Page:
What did this planning tool do? It definitely created a feeling of togetherness and common responsibility for the leaning space. It also created a more flat structure in terms of how we as a community looked at each other. Being aware of the fact that the emotions and experiences rising from the time table structure were not the same for everyone, I still have the feeling that this way of working gives a lot of new possibilities for inventing new workspaces, workshops, sessions, material, relationships and actions. The Time Table formed a basic structure for a community of practice that little by little was shaped by us all. Let us look into that term for a short while.Community of practice – in practice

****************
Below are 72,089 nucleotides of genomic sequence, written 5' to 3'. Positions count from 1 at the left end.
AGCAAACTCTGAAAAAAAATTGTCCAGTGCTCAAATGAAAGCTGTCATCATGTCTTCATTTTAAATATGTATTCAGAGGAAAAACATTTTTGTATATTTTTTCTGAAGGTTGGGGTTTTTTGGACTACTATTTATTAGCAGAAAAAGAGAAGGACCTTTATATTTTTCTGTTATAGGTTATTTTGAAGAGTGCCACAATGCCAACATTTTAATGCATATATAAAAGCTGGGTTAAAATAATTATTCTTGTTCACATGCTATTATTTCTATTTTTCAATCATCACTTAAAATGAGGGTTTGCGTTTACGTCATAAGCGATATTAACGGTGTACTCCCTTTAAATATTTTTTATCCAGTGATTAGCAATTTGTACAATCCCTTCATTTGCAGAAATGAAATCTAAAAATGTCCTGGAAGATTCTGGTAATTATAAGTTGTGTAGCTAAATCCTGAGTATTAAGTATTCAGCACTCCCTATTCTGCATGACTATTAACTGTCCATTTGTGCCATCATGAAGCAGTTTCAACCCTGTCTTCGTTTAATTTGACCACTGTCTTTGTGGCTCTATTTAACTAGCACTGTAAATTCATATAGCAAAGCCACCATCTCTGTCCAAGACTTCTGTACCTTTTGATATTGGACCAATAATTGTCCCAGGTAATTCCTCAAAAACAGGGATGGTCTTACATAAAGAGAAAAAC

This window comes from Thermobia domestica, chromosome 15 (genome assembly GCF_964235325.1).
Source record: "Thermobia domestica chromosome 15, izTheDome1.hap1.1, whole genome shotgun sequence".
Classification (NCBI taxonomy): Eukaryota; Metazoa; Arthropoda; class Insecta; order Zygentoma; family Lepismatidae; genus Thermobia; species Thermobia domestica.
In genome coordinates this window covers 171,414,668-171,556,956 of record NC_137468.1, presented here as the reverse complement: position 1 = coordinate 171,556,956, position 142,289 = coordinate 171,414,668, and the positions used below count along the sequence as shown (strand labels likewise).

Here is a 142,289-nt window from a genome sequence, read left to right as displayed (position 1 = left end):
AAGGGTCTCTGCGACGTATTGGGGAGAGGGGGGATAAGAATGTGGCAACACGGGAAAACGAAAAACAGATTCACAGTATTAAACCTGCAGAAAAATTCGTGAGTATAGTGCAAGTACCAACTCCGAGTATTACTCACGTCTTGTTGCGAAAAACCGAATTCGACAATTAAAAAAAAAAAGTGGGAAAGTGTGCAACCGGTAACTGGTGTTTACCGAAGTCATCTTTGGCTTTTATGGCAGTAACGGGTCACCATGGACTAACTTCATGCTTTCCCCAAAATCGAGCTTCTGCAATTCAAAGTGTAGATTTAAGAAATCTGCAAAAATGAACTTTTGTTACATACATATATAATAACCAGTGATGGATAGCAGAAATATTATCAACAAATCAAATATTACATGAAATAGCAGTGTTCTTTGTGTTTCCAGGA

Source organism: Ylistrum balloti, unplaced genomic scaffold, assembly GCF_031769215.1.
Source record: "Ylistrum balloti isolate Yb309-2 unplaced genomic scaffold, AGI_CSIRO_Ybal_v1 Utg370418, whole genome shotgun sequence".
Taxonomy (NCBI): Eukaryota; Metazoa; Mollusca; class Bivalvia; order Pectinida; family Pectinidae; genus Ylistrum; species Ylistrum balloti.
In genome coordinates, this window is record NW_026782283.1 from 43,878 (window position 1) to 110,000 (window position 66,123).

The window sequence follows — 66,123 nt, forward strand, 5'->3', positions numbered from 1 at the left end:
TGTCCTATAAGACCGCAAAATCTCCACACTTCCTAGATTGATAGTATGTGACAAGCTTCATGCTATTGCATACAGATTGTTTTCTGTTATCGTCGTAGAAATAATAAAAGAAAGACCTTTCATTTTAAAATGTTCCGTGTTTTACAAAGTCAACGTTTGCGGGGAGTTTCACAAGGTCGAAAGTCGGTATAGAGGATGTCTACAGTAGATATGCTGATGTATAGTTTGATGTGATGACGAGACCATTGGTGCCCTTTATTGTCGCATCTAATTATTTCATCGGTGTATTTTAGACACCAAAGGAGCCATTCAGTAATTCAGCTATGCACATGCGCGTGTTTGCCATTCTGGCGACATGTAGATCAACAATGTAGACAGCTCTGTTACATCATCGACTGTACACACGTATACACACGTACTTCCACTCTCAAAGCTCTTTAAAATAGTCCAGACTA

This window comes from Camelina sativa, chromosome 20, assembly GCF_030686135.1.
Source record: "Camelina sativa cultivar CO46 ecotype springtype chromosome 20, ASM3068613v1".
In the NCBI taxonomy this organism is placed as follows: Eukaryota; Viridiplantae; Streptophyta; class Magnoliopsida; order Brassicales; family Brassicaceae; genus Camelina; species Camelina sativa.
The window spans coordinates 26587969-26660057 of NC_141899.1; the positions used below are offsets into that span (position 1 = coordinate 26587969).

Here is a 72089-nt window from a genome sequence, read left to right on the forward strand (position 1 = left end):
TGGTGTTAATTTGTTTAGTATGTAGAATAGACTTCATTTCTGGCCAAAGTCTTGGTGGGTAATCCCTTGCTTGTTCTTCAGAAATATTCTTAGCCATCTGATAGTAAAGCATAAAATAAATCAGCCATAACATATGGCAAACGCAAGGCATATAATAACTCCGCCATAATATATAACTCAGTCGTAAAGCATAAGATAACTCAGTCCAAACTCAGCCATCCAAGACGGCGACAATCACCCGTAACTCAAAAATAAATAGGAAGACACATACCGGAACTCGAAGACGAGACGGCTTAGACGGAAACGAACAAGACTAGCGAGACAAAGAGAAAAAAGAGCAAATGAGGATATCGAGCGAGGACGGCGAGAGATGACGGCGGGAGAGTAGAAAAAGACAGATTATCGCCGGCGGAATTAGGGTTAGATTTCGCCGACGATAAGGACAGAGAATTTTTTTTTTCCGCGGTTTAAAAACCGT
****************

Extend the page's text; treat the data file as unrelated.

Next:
The learning theorist Etienne Wenger has evolved the term community of practice
throughout his academic career. Wenger describes communities of practice as“groups of people who share a concern or a passion for something they do and learn how to do it better as they interact regularly.”
The learning that takes place is not necessarily intentional. Three components are required in order to be a community of practice: The domain, the community and the practice.
Wenger describes the three components as such:The domain:
members are brought together by a learning need they share (whether this shared learning need is explicit or not and whether learning is the motivation for their coming together or a by-product of it)The community:
their collective learning becomes a bond among them over time(experienced in various ways and thus not a source of homogeneity)The practice:
their interactions produce resources that affect their practice (whether they engage in actual practice together or separately)